At a Greater Risk for Food Poisoning

Reviewed by Taylor Wolfram, MS, RDN, LDN
grandma and granddaughter baking


Food poisoning (also known as foodborne illness or foodborne disease) is caused by eating contaminated food. It causes an estimated 48 million illnesses (1 out of 6 Americans), 128,000 hospitalizations and 3,000 deaths each year in the United States. Common bacteria that causes food poisoning include Salmonella, Listeria and E. coli. Symptoms of food poisoning are similar to those of the flu (nausea, vomiting, diarrhea) so many people may not recognize that they are suffering from a case of food poisoning.

While food poisoning can affect anyone who eats foods contaminated by foodborne pathogens, certain populations are more vulnerable to food poisoning and can be at far greater risk of developing serious illness with long-term effects or even death if contracting food poisoning. Those high risk groups include infants, young children, pregnant women and their unborn babies, older adults, and people with weakened immune systems and chronic illness including diabetes, kidney disease, those with HIV/AIDS and some cancer patients.

If you're at an increased risk or more vulnerable to food poisoning or if you're preparing food for those who are, the Academy of Nutrition and Dietetics recommends the following tips to reduce the risk of food poisoning as you shop, cook and eat.

Buying: Food safety begins with food selection in the grocery store

Check food labels

  • The "sell by" date tells the store the last day they should sell that specific package.
  • Buy only milk, cheese and other dairy products from the refrigerated section.
  • When buying fruit juice from the refrigerated section of the store, be sure that the juice label says pasteurized.

When shopping, pick up meat, poultry and seafood last

  • Make sure each package of meat is wrapped in a separate plastic bag to prevent dripping and place meat at the bottom of the shopping cart.
  • Make sure packaging is tightly sealed and is very cold to the touch.
  • If buying perishable goods, plan to go directly home from the grocery store and be sure to refrigerate perishable foods within 2 hours (1 hour if above 90°F outside).

Make sure the packaging has not been damaged

  • Never buy food that is displayed in unsafe or unclean conditions.
  • Make sure canned goods are free of dents, cracks or bulging lids.
  • Purchase produce that is not bruised or noticeably damaged.
  • When purchasing foods from the deli or salad bar, avoid foods containing any raw or undercooked meat, seafood or egg products, i.e., Caesar salad dressing, sushi, ceviche, etc.

Preparing: Many cases of food poisoning can be traced to improper food handling

Wash hands, produce and kitchen surfaces

  • Wash hands often, including before, during and after meal preparation. Proper hand-washing may eliminate nearly half of all cases of food poisoning.
  • Wash hands in warm, soapy water for at least 20 seconds.
  • Rinse all produce, and rub firm-skin fruits and vegetables under running tap water, including those whose skins and rinds aren’t eaten (such as bananas and oranges).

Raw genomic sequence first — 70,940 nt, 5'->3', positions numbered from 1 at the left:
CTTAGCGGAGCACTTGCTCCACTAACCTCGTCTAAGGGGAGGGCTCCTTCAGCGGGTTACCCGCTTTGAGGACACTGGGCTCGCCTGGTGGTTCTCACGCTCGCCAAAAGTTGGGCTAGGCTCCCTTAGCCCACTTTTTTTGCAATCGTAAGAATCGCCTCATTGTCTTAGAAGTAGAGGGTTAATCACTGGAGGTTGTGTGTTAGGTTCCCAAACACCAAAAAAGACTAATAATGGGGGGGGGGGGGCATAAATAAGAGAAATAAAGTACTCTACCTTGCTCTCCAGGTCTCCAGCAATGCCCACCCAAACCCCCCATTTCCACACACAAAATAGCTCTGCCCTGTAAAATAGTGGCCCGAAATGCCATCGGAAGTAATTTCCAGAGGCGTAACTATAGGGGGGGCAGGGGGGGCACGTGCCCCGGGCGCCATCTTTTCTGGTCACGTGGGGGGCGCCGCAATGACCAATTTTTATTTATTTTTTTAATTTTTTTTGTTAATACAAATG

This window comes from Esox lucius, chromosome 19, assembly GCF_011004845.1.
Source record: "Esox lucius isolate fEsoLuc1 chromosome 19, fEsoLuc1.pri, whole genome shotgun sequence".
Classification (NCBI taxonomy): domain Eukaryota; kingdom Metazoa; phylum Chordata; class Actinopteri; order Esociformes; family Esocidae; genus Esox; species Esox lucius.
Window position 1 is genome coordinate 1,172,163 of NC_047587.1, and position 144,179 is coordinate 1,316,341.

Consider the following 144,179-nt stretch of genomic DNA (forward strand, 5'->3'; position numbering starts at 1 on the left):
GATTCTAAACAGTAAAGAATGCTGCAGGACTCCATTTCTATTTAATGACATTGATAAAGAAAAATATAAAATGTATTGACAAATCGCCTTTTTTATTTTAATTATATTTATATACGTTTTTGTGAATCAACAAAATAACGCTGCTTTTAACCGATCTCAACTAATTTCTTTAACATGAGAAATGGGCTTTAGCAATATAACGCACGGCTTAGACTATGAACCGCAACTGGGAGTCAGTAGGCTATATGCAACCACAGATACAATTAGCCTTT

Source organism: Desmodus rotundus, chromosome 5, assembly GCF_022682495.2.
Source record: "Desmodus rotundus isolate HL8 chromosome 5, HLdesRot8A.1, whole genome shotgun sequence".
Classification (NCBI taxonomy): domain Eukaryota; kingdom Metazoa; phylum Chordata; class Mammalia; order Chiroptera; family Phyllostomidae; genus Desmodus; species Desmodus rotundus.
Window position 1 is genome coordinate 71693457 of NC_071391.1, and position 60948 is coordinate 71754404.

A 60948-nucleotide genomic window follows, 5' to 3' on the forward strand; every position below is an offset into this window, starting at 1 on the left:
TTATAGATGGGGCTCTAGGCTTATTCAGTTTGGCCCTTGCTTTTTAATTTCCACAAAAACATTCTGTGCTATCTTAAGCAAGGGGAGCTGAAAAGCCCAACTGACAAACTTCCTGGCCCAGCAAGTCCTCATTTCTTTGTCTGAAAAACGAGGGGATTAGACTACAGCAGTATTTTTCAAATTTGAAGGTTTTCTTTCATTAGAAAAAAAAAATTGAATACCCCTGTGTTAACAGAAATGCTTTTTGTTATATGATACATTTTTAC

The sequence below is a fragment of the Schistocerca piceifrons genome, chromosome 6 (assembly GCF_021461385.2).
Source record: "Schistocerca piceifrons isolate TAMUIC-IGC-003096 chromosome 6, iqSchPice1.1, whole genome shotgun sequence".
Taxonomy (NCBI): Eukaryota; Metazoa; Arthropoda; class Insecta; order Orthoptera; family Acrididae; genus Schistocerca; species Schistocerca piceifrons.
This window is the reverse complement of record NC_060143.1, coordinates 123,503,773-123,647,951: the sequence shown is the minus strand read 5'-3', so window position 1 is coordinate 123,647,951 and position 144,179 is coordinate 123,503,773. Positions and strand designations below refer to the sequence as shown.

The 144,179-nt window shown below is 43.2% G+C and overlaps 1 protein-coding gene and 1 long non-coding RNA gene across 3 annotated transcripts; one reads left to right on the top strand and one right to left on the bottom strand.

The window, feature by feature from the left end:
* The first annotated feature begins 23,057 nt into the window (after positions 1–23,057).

• Clean can lids before opening.
  • Clean all kitchen surfaces and utensils including counter tops, refrigerators, and microwaves.

Keep ready-to-eat foods separate from raw meats, poultry, seafood and eggs

  • Wash cutting boards, dishes, utensils and counters tops with hot soapy water between the preparation of raw meat, poultry and seafood products and any other ready-to-eat foods.
  • Prevent cross-contamination by using two cutting boards: one solely for raw meat, poultry and seafood; the other for ready-to-eat foods like breads and vegetables.

Cook to proper temperatures

  • Cook to proper temperatures and use a food thermometer as this is the only reliable way to determine if cooked foods are done. Harmful bacteria are destroyed when food is cooked to proper temperatures.
  • Reheat hot dogs, luncheon meats (cold cuts), fermented and dry sausage, and other deli-style meat and poultry products until steaming hot. Although pre-cooked, they can become contaminated with harmful organisms after they have been processed and packaged.

Storing: How you store food is just as important as the preparing and buying

Refrigerate promptly at or below 40°F or freeze at or below 0°F

  • Refrigerate foods within 2 hours of cooking or purchasing (1 hour if above 90°F) to slow the growth of bacteria and prevent food poisoning.
  • Use a refrigerator thermometer to ensure your fridge and freezer are cold enough.
  • Use the refrigerator/freezer storage chart or the Is My Food Safe? app to check the shelf life of a food item.
  • Store leftovers in shallow covered containers (two inches deep or less) and consume within three to four days.

Eating Out: When eating out, be sure to avoid high-risk foods

  • Ask how the food is prepared and make sure it doesn't contain uncooked ingredients such as eggs, sprouts, meat, poultry or seafood.
  • Request thoroughly cooked foods and if served rare, send it back.
  • Avoid foods that contain raw or undercooked eggs such as dressings and sauces like hollandaise, homemade mayonnaise, and Caesar salad dressing and desserts like chocolate mousse, meringue pie and tiramisu. Do not eat raw shellfish, oysters on the half shell, raw clams, sushi, sashimi, and lightly steamed seafood such as mussels and snails. See a full list of foods to avoid here.
  • If you plan to take leftovers home, refrigerate perishable foods as soon as possible – and always within 2 hours (or 1 hour if above 90°F).

If you think you have contracted food poisoning, contact your health care provider.

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